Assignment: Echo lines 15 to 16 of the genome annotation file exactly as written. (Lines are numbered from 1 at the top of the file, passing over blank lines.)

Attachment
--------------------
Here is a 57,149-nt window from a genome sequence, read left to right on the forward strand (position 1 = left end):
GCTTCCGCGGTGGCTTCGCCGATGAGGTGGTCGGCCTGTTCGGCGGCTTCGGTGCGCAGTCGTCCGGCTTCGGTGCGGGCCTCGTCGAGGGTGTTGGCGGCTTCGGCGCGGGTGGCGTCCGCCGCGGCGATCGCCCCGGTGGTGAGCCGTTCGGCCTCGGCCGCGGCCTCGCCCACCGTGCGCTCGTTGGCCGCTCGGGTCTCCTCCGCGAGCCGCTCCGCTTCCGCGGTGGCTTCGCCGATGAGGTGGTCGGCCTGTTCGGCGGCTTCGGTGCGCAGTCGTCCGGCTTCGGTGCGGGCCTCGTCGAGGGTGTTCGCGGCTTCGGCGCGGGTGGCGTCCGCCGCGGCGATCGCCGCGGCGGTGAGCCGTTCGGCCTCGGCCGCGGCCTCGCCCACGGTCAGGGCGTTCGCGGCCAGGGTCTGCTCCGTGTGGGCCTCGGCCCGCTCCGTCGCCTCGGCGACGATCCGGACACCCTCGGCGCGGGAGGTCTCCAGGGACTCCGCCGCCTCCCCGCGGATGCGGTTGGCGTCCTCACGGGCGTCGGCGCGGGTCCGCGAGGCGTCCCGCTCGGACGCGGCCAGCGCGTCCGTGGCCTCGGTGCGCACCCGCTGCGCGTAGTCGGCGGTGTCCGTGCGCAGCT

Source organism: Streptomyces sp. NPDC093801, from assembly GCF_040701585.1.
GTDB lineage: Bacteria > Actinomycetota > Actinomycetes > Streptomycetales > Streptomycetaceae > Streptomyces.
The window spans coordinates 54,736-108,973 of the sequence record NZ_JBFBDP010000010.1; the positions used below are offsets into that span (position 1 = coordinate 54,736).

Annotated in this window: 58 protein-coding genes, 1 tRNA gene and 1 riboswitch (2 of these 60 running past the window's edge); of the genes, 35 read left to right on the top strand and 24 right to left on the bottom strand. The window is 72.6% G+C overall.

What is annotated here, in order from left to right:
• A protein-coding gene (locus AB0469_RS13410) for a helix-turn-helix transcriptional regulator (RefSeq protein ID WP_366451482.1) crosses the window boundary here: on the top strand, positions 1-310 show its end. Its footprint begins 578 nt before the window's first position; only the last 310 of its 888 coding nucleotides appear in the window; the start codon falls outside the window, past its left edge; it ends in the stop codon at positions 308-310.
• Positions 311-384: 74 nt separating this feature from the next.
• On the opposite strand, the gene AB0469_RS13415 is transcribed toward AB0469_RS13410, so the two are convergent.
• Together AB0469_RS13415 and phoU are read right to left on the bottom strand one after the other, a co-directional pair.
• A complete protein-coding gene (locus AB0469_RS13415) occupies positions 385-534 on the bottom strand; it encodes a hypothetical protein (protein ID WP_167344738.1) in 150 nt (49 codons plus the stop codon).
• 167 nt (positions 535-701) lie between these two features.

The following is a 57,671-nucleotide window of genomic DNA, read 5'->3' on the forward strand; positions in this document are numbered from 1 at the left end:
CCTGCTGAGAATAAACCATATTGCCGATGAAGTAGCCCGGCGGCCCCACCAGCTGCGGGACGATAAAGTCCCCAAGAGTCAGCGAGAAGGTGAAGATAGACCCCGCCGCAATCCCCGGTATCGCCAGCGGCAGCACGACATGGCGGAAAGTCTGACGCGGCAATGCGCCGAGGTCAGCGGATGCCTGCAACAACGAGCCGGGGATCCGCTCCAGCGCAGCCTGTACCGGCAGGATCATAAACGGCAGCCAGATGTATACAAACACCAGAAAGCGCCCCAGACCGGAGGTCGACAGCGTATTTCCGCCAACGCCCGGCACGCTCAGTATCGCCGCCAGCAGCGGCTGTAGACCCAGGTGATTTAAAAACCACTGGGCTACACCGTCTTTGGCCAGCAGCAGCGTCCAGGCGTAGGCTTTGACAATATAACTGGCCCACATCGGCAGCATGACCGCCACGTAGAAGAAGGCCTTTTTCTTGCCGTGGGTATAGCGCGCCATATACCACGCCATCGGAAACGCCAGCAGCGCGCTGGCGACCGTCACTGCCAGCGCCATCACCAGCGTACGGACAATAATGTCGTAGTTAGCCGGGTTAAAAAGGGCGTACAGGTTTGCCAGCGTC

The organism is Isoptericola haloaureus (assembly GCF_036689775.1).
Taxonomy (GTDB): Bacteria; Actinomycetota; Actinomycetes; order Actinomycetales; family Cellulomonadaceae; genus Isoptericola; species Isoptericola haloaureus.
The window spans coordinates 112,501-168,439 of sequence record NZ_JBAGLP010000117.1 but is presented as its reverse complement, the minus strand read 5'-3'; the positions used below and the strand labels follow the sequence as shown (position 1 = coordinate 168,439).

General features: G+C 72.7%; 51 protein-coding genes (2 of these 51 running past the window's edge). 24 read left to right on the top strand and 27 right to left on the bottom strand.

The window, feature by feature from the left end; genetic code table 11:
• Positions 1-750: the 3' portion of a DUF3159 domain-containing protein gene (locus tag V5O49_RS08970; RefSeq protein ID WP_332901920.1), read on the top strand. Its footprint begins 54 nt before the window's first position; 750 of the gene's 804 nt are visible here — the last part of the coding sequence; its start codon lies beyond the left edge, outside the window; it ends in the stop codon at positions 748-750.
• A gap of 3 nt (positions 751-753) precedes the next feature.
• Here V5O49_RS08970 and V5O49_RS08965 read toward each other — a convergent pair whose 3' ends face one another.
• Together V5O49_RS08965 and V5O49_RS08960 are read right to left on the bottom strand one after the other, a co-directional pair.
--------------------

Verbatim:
CCTGCTGAGAATAAACCATATTGCCGATGAAGTAGCCCGGCGGCCCCACCAGCTGCGGGACGATAAAGTCCCCAAGAGTCAGCGAGAAGGTGAAGATAGACCCCGCCGCAATCCCCGGTATCGCCAGCGGCAGCACGACATGGCGGAAAGTCTGACGCGGCAATGCGCCGAGGTCAGCGGATGCCTGCAACAACGAGCCGGGGATCCGCTCCAGCGCAGCCTGTACCGGCAGGATCATAAACGGCAGCCAGATGTATACAAACACCAGAAAGCGCCCCAGACCGGAGGTCGACAGCGTATTTCCGCCAACGCCCGGCACGCTCAGTATCGCCGCCAGCAGCGGCTGTAGACCCAGGTGATTTAAAAACCACTGGGCTACACCGTCTTTGGCCAGCAGCAGCGTCCAGGCGTAGGCTTTGACAATATAACTGGCCCACATCGGCAGCATGACCGCCACGTAGAAGAAGGCCTTTTTCTTGCCGTGGGTATAGCGCGCCATATACCACGCCATCGGAAACGCCAGCAGCGCGCTGGCGACCGTCACTGCCAGCGCCATCACCAGCGTACGGACAATAATGTCGTAGTTAGCCGGGTTAAAAAGGGCGTACAGGTTTGCCAGCGTC

The organism is Isoptericola haloaureus (assembly GCF_036689775.1).